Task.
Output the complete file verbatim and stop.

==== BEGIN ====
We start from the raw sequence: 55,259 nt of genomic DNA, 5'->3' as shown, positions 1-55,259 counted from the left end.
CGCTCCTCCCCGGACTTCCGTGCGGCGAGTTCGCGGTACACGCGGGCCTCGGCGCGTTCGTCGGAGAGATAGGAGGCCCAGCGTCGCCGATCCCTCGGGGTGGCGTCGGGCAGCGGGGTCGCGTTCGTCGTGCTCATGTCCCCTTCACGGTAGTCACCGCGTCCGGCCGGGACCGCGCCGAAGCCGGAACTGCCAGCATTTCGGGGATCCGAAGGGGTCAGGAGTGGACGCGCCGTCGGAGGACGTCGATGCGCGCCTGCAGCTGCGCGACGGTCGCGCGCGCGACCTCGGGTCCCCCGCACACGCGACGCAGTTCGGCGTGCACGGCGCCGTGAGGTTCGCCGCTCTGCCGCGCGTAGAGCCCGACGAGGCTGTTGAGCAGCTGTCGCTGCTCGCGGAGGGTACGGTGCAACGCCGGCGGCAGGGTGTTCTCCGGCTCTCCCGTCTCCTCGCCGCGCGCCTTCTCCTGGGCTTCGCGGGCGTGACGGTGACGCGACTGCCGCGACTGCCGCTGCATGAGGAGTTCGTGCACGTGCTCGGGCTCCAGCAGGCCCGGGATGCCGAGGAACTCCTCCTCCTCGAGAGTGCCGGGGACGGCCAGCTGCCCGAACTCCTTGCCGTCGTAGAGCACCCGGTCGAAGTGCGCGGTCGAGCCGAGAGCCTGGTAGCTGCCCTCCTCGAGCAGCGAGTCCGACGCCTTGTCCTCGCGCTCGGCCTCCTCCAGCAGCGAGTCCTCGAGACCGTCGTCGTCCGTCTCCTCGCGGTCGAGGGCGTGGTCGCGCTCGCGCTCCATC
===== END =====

We start from the raw sequence: 55,259 nt of genomic DNA, 5'->3' as shown, positions 1-55,259 counted from the left end.
CGCTCCTCCCCGGACTTCCGTGCGGCGAGTTCGCGGTACACGCGGGCCTCGGCGCGTTCGTCGGAGAGATAGGAGGCCCAGCGTCGCCGATCCCTCGGGGTGGCGTCGGGCAGCGGGGTCGCGTTCGTCGTGCTCATGTCCCCTTCACGGTAGTCACCGCGTCCGGCCGGGACCGCGCCGAAGCCGGAACTGCCAGCATTTCGGGGATCCGAAGGGGTCAGGAGTGGACGCGCCGTCGGAGGACGTCGATGCGCGCCTGCAGCTGCGCGACGGTCGCGCGCGCGACCTCGGGTCCCCCGCACACGCGACGCAGTTCGGCGTGCACGGCGCCGTGAGGTTCGCCGCTCTGCCGCGCGTAGAGCCCGACGAGGCTGTTGAGCAGCTGTCGCTGCTCGCGGAGGGTACGGTGCAACGCCGGCGGCAGGGTGTTCTCCGGCTCTCCCGTCTCCTCGCCGCGCGCCTTCTCCTGGGCTTCGCGGGCGTGACGGTGACGCGACTGCCGCGACTGCCGCTGCATGAGGAGTTCGTGCACGTGCTCGGGCTCCAGCAGGCCCGGGATGCCGAGGAACTCCTCCTCCTCGAGAGTGCCGGGGACGGCCAGCTGCCCGAACTCCTTGCCGTCGTAGAGCACCCGGTCGAAGTGCGCGGTCGAGCCGAGAGCCTGGTAGCTGCCCTCCTCGAGCAGCGAGTCCGACGCCTTGTCCTCGCGCTCGGCCTCCTCCAGCAGCGAGTCCTCGAGACCGTCGTCGTCCGTCTCCTCGCGGTCGAGGGCGTGGTCGCGCTCGCGCTCCATC